After a yearlong sabbatical, Blake Mycoskie returned to Toms, his philanthropic fashion company, filled with resolve to improve lives. By that, of course, he meant the lives of people in poverty, to whom Toms donates shoes, eye care, clean water, and other goods through its buy-one-give-one model. But he also meant "the people who work here everyday. How are we investing in their well-being?" asks Mycoskie.
In the three years since, Toms has introduced several practices and programs to make employees' lives both more balanced and more fulfilling. There are flexible work schedules and no-meeting Mondays, both suggestions that arrived through a new online platform called Toms Idea Room. A very family-friendly benefits package includes eight weeks of paid paternity leave.
The most intriguing practices are those binding Toms' culture to its mission. For example, once a month, the company holds a "Happy Helping Hour," in which members of a charitable organization visit Toms to engage with employees in some activity, such as preparing care packages for women in domestic abuse shelters. Toms has greatly increased employee participation in its giving trips, where they assist non-profit partners who are conducting eye exams or distributing shoes in places like Nepal and Honduras. Full-timers are invited on a trip after their first year; after their third year; and then every three years after that.
The most recent program is the Tomorrows Project, endowed by Mycoskie with money from the sale of 50 percent of Toms to Bain Capital. Every month, employees are invited to submit ideas for a charitable project that inspires them. The company votes; and the person with the winning idea receives $10,000 and two days off work to make it happen. The Project opened for business in January by sending five children who had lost parents to a grief-support camp. In February, a member of the tech team received 40 used computers to refurbish for at-risk youth.
Programs like the Tomorrows Project and Happy Helping Hours work only in a culture where people care more about the social mission than about making a buck or being part of a cool fashion business. Intrinsic motivation, by definition, is not something you can train for. That's why "we spend a lot of time talking about how to use the interview process to evaluate for fit and values," says Toms' chief people officer, Amy Thompson.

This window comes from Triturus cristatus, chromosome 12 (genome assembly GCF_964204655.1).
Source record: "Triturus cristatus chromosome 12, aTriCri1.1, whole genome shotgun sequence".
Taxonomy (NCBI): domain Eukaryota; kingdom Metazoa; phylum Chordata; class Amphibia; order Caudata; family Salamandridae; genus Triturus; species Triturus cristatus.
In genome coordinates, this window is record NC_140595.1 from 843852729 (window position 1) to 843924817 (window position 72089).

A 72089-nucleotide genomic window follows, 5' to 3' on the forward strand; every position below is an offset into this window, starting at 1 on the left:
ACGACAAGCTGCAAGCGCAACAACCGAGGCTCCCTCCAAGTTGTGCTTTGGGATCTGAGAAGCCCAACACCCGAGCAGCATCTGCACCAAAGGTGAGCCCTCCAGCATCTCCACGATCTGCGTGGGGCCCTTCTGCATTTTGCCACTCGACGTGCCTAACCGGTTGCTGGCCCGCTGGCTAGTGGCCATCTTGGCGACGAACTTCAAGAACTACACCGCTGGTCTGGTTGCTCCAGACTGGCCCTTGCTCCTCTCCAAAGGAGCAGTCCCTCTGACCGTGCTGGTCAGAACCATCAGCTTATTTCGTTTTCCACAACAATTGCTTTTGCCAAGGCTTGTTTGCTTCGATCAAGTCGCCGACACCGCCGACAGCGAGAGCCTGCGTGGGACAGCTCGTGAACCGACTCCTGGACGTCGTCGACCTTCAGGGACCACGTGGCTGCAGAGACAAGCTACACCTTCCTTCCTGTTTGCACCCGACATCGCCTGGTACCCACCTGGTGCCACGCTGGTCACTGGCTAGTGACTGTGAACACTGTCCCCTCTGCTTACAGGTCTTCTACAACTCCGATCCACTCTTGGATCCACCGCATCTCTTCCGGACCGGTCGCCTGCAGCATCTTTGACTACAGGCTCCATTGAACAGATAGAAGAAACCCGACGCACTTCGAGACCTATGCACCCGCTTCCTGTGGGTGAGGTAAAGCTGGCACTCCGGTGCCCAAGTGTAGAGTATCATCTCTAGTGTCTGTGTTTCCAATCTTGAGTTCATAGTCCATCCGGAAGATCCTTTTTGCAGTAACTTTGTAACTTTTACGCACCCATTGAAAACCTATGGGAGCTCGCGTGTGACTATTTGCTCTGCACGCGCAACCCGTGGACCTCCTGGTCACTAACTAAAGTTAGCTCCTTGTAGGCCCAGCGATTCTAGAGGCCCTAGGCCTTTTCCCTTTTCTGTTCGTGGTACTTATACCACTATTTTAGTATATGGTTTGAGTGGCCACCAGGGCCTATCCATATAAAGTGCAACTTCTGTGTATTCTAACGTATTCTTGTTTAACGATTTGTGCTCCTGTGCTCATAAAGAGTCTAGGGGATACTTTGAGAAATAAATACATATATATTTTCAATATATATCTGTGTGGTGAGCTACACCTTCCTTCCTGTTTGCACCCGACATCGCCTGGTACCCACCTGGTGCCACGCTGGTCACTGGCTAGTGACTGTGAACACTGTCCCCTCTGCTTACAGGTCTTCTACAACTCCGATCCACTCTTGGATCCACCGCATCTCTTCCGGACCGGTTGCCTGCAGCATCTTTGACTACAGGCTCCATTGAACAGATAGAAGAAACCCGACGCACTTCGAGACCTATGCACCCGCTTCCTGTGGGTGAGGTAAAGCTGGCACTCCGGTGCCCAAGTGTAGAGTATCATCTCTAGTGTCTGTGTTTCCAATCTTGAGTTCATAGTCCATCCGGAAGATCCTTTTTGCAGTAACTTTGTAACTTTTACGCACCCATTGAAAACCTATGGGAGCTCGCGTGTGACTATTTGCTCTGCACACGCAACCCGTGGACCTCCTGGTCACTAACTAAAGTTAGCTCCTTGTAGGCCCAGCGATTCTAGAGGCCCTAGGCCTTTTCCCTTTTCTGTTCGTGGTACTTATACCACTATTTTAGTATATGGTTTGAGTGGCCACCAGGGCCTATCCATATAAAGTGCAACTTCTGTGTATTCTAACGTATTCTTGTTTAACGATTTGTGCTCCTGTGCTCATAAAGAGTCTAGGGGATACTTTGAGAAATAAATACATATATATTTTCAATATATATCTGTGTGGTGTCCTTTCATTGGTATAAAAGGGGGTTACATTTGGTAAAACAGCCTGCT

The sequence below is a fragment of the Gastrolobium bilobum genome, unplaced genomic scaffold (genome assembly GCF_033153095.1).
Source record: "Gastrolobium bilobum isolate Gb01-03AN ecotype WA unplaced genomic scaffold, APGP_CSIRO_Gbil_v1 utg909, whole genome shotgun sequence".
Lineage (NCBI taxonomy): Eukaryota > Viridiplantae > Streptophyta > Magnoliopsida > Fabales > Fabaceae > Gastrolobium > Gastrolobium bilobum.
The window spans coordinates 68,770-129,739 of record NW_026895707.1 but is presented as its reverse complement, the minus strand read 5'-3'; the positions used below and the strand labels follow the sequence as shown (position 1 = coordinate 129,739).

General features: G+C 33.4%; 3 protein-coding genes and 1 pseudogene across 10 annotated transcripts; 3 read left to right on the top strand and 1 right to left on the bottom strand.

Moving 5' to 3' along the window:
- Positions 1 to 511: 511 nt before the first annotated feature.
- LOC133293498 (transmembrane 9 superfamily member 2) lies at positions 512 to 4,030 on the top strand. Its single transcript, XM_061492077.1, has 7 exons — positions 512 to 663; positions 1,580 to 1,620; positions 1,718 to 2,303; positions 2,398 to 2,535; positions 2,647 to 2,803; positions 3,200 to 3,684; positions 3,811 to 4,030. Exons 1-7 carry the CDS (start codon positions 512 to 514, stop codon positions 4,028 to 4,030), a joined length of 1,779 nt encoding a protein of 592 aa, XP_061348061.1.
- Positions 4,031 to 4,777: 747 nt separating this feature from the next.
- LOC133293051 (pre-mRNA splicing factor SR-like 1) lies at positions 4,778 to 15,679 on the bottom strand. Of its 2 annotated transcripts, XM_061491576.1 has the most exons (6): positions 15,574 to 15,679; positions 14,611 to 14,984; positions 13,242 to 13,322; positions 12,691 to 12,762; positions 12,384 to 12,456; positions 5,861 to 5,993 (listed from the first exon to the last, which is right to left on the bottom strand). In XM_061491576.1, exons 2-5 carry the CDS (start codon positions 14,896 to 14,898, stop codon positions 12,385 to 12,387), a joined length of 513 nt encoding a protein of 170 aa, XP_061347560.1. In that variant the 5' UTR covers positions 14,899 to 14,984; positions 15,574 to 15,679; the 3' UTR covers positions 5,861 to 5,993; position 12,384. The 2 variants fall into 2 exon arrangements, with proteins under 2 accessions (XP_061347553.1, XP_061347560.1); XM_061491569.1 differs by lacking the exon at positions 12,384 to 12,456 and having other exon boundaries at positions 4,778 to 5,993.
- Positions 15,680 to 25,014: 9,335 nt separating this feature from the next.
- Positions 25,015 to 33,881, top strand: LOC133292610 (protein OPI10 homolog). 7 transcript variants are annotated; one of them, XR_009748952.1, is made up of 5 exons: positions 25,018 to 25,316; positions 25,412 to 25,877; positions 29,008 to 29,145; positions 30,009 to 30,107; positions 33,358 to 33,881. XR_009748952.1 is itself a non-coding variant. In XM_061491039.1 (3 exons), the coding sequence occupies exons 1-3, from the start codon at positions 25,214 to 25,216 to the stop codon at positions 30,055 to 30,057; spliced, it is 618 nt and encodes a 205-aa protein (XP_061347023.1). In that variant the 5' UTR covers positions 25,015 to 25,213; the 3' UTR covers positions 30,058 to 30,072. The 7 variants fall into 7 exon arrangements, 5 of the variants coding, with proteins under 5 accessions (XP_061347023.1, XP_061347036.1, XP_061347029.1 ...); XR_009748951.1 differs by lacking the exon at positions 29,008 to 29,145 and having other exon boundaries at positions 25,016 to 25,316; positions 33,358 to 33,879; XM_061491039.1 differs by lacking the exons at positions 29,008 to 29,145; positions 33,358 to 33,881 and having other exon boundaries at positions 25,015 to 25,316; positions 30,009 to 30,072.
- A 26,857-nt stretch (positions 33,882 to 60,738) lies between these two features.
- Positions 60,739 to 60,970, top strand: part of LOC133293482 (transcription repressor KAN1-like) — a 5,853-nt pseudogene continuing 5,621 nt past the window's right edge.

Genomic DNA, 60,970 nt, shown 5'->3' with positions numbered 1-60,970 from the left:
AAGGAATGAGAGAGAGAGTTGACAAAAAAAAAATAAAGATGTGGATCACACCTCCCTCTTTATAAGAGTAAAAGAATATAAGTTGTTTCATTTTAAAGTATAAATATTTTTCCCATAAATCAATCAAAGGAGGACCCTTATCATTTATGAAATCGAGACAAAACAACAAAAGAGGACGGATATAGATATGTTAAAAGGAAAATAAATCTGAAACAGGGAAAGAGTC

The company's interviewing guide is a fascinating document that should appeal to any organization--social enterprise or not--that has bothered to identify values and expects employees to adhere to them. It includes four sets of a dozen or more questions each that track its four values. For example, to see how well a candidate embodies the value "We expect a lot from each other," a manager might ask how someone would react if their boss requested they do something outside their job description. For "We are committed to a long-term vision," the manager might ask for an example of an unpopular short-term decision.
Embracing a long-term vision is especially important as Toms evolves into a larger, more mature organization. "Culture is a very organic thing," says Thompson. "It is not something you preserve as companies grow. It is something you nurture."
Correction: An earlier version of this article misstated the name of the Tomorrows Project and some employee benefits offered by Toms.